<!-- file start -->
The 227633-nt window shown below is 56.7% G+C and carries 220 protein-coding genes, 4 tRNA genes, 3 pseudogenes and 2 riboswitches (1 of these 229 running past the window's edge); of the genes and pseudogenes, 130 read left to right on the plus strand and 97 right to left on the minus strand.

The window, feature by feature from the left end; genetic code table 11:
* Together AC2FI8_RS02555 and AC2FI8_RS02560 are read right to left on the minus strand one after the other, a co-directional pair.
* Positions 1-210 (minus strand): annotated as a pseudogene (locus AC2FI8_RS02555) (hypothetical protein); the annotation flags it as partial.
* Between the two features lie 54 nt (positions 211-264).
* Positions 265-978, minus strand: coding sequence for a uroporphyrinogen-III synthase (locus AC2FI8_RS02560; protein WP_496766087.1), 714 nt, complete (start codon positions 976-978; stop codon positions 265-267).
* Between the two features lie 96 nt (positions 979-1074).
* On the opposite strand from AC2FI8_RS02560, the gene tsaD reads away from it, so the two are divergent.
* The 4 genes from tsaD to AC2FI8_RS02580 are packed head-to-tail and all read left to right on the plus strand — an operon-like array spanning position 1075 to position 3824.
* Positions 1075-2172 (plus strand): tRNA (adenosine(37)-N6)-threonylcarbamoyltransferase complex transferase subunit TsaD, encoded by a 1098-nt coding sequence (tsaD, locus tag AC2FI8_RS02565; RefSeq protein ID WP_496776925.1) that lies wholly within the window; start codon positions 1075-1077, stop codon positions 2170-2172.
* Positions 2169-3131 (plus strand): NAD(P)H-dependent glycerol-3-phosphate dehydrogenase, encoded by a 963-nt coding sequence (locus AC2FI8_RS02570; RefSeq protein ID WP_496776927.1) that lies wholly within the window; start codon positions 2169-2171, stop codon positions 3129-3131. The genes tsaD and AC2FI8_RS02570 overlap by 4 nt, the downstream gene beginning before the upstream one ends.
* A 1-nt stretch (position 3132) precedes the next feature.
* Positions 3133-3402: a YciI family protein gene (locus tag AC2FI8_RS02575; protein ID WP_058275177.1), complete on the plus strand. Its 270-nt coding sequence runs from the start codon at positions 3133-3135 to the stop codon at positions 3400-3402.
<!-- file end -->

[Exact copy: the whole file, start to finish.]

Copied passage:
The 227633-nt window shown below is 56.7% G+C and carries 220 protein-coding genes, 4 tRNA genes, 3 pseudogenes and 2 riboswitches (1 of these 229 running past the window's edge); of the genes and pseudogenes, 130 read left to right on the plus strand and 97 right to left on the minus strand.

The window, feature by feature from the left end; genetic code table 11:
* Together AC2FI8_RS02555 and AC2FI8_RS02560 are read right to left on the minus strand one after the other, a co-directional pair.
* Positions 1-210 (minus strand): annotated as a pseudogene (locus AC2FI8_RS02555) (hypothetical protein); the annotation flags it as partial.
* Between the two features lie 54 nt (positions 211-264).
* Positions 265-978, minus strand: coding sequence for a uroporphyrinogen-III synthase (locus AC2FI8_RS02560; protein WP_496766087.1), 714 nt, complete (start codon positions 976-978; stop codon positions 265-267).
* Between the two features lie 96 nt (positions 979-1074).
* On the opposite strand from AC2FI8_RS02560, the gene tsaD reads away from it, so the two are divergent.
* The 4 genes from tsaD to AC2FI8_RS02580 are packed head-to-tail and all read left to right on the plus strand — an operon-like array spanning position 1075 to position 3824.
* Positions 1075-2172 (plus strand): tRNA (adenosine(37)-N6)-threonylcarbamoyltransferase complex transferase subunit TsaD, encoded by a 1098-nt coding sequence (tsaD, locus tag AC2FI8_RS02565; RefSeq protein ID WP_496776925.1) that lies wholly within the window; start codon positions 1075-1077, stop codon positions 2170-2172.
* Positions 2169-3131 (plus strand): NAD(P)H-dependent glycerol-3-phosphate dehydrogenase, encoded by a 963-nt coding sequence (locus AC2FI8_RS02570; RefSeq protein ID WP_496776927.1) that lies wholly within the window; start codon positions 2169-2171, stop codon positions 3129-3131. The genes tsaD and AC2FI8_RS02570 overlap by 4 nt, the downstream gene beginning before the upstream one ends.
* A 1-nt stretch (position 3132) precedes the next feature.
* Positions 3133-3402: a YciI family protein gene (locus tag AC2FI8_RS02575; protein ID WP_058275177.1), complete on the plus strand. Its 270-nt coding sequence runs from the start codon at positions 3133-3135 to the stop codon at positions 3400-3402.